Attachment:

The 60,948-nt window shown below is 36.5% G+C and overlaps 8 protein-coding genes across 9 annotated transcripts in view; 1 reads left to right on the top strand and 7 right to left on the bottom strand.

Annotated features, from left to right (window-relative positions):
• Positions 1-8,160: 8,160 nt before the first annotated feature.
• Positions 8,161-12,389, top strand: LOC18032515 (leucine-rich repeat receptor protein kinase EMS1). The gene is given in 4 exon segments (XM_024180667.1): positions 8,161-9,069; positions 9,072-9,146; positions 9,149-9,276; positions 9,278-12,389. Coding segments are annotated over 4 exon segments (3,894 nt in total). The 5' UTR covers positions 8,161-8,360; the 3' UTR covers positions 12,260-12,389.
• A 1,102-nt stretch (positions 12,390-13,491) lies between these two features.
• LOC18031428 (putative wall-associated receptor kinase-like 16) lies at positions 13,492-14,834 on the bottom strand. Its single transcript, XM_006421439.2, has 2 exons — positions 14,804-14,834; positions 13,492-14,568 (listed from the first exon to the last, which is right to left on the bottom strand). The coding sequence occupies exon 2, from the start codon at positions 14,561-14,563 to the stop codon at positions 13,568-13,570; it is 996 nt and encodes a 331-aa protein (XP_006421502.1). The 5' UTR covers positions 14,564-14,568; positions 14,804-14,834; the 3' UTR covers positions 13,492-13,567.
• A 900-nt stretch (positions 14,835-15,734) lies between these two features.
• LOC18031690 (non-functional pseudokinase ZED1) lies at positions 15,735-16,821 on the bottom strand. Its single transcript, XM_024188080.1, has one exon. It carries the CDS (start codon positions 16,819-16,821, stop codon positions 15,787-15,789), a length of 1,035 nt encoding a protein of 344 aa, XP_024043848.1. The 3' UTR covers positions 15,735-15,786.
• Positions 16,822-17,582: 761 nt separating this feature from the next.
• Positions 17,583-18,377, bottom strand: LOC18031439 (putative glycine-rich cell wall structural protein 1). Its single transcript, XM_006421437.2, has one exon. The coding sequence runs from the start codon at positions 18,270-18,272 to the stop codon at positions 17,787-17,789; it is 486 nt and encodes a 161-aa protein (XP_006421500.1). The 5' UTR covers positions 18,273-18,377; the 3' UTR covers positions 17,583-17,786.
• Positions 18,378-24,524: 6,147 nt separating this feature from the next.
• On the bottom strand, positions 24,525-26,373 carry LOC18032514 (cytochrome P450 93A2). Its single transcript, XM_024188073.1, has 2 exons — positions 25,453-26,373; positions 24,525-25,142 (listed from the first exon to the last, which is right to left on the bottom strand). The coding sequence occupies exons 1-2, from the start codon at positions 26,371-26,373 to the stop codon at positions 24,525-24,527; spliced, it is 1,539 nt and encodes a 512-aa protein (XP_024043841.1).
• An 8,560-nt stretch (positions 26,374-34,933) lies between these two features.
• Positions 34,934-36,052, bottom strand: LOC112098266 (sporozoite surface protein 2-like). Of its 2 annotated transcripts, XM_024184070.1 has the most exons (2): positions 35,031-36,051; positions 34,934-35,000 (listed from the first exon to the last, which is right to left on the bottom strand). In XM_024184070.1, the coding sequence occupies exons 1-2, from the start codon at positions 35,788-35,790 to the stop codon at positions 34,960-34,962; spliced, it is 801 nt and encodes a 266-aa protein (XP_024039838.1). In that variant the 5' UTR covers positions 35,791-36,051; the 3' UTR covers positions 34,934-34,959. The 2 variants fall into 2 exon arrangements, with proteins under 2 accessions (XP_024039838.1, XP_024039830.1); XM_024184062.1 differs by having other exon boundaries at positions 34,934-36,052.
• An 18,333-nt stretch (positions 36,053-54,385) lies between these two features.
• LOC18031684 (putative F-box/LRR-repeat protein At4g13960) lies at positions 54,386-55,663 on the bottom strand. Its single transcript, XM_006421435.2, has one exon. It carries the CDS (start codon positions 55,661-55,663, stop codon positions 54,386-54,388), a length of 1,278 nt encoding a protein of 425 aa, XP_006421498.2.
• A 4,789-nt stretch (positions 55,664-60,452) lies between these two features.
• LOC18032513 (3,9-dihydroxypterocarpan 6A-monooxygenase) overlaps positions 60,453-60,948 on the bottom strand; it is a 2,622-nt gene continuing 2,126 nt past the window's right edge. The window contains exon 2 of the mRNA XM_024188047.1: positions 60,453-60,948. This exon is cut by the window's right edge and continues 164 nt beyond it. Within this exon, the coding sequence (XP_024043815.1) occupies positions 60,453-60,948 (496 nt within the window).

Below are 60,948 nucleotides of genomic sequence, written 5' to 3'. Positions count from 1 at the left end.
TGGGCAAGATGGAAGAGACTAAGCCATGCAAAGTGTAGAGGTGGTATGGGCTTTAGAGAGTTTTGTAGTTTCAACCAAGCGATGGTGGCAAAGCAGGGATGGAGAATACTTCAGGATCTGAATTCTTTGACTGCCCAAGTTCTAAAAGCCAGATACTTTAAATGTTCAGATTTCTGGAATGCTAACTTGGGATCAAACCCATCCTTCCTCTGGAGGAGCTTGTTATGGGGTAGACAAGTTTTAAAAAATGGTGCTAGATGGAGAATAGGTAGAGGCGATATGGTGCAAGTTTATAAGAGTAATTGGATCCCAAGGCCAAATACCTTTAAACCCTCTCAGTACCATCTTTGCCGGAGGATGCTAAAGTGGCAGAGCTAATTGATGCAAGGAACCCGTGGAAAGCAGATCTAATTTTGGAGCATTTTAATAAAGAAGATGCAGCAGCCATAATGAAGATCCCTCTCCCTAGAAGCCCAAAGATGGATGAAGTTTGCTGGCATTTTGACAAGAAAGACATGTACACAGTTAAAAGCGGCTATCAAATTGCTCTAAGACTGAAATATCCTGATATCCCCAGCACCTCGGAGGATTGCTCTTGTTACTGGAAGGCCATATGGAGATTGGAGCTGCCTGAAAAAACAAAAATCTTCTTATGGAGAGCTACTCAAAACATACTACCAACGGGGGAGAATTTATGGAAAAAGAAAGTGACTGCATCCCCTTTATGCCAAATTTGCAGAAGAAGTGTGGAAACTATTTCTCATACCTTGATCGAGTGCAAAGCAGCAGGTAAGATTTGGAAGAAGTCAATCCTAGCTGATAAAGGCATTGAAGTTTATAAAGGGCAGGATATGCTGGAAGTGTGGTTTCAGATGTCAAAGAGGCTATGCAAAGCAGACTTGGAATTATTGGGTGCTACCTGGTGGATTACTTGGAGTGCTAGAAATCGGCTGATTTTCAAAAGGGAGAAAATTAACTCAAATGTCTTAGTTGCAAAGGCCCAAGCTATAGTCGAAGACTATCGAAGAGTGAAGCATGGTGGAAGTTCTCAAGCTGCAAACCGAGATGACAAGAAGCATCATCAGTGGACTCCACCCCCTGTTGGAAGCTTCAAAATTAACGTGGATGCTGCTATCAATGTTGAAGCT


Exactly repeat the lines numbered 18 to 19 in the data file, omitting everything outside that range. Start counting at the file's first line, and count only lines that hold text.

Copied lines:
• LOC18032513 (3,9-dihydroxypterocarpan 6A-monooxygenase) overlaps positions 60,453-60,948 on the bottom strand; it is a 2,622-nt gene continuing 2,126 nt past the window's right edge. The window contains exon 2 of the mRNA XM_024188047.1: positions 60,453-60,948. This exon is cut by the window's right edge and continues 164 nt beyond it. Within this exon, the coding sequence (XP_024043815.1) occupies positions 60,453-60,948 (496 nt within the window).

Below are 60,948 nucleotides of genomic sequence, written 5' to 3'. Positions count from 1 at the left end.